If you’re new to riding, you may not be sure exactly what you need to ride. A bike is one important piece of the puzzle, but it’s definitely not the only thing. There is a whole list of safety gear you should have before you hit the trails.
A helmet is an absolute must-have for anyone about to hop on a dirt bike. One wrong move on a dirt bike could result in a fall, and without a helmet that could mean serious injury or worse. Helmets help protect against concussions and brain damage. Full-face helmets, which are recommended for dirt bikers, also protect your jaw and teeth.
A good helmet should fit snugly, with plenty of ventilation so you don’t overheat while riding. Your field of vision shouldn’t be overly blocked, and you should still have a good range of motion in your neck. Whatever helmet you decide on, make sure that it is DOT-certified. Certification helps ensure that certain safety standards are met, and that the helmet is of a decent quality.
Goggles are another important safety device for dirt bike riders. While on a trail, dust and debris is often kicked up from the ground. This can pose a serious safety risk as if it gets in your eyes, it can temporarily blind you– a dangerous situation when you’re trekking along at a decent speed. Goggles help prevent debris from getting in your eyes, allowing you to see even in the dustiest of terrain.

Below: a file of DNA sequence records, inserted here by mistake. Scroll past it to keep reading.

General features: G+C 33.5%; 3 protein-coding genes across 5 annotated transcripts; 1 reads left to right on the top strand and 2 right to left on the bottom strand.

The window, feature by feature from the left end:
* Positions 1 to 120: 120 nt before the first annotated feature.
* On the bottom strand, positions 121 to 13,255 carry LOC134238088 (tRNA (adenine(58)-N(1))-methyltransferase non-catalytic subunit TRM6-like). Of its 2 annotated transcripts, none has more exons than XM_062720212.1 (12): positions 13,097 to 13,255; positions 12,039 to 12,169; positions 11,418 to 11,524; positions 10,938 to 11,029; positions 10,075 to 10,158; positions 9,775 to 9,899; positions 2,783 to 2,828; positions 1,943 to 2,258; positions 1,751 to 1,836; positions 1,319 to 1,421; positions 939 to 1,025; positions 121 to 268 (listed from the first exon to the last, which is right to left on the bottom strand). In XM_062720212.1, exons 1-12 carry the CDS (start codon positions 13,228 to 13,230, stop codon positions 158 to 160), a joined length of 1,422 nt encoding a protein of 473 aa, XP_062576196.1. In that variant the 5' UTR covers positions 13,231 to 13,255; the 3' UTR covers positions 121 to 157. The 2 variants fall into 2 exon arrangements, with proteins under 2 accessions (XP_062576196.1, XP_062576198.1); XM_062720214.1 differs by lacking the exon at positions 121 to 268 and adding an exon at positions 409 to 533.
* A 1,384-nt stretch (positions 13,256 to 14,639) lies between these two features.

3. Neck Brace
Along with a helmet, a neck brace can also protect you in the event of a fall. While a helmet protects your head, a neck brace can help protect your neck and spine. Spinal cord injuries are often debilitating and life-changing, making the added weight of a neck brace well worth it.
A riding jacket can help protect your skin from rocks that are kicked up while riding. It can also help protect you if you fall– a jacket made of a good, thick material such as denim or leather will stop you from skinning your arms if you fall and slide.
5. Elbow pads
Elbow pads may seem like overkill, but if you’ve ever slammed your elbow against the ground at 30 miles an hour, you’ll likely never step foot on a bike without one. Elbow injuries are nothing to laugh at, and elbow pads help protect this sensitive body part.
A pair of good, thick pants is important for the same reason as a riding jacket. Riding your bike in shorts may feel great, but if you fall you are going to be glad you are wearing something that offers a little more protection than bare skin. Even a thick pair of jeans is better than nothing, but dedicated riding pants are best.
7. Knee pads
Odds are, tearing your ACL or shattering your knee cap would put a damper on your day on the bike. Knee pads can help protect your knee and the surrounding tendons, thus saving you from expensive and painful surgeries, long recovery times, and lots of limping.
For many, it’s second nature to kick one leg out when turning. Unfortunately, this can sometimes result in a foot getting caught in the mud and a subsequent crash. Keep your feet safe by investing in quality riding boots. Your foot could still get stuck, but good riding boots will keep your feet safe if they are hit by the bike’s tire..
By making safety a priority, you will help ensure that your time on the bike is as safe as it is fun. Proper safety gear is worth the investment.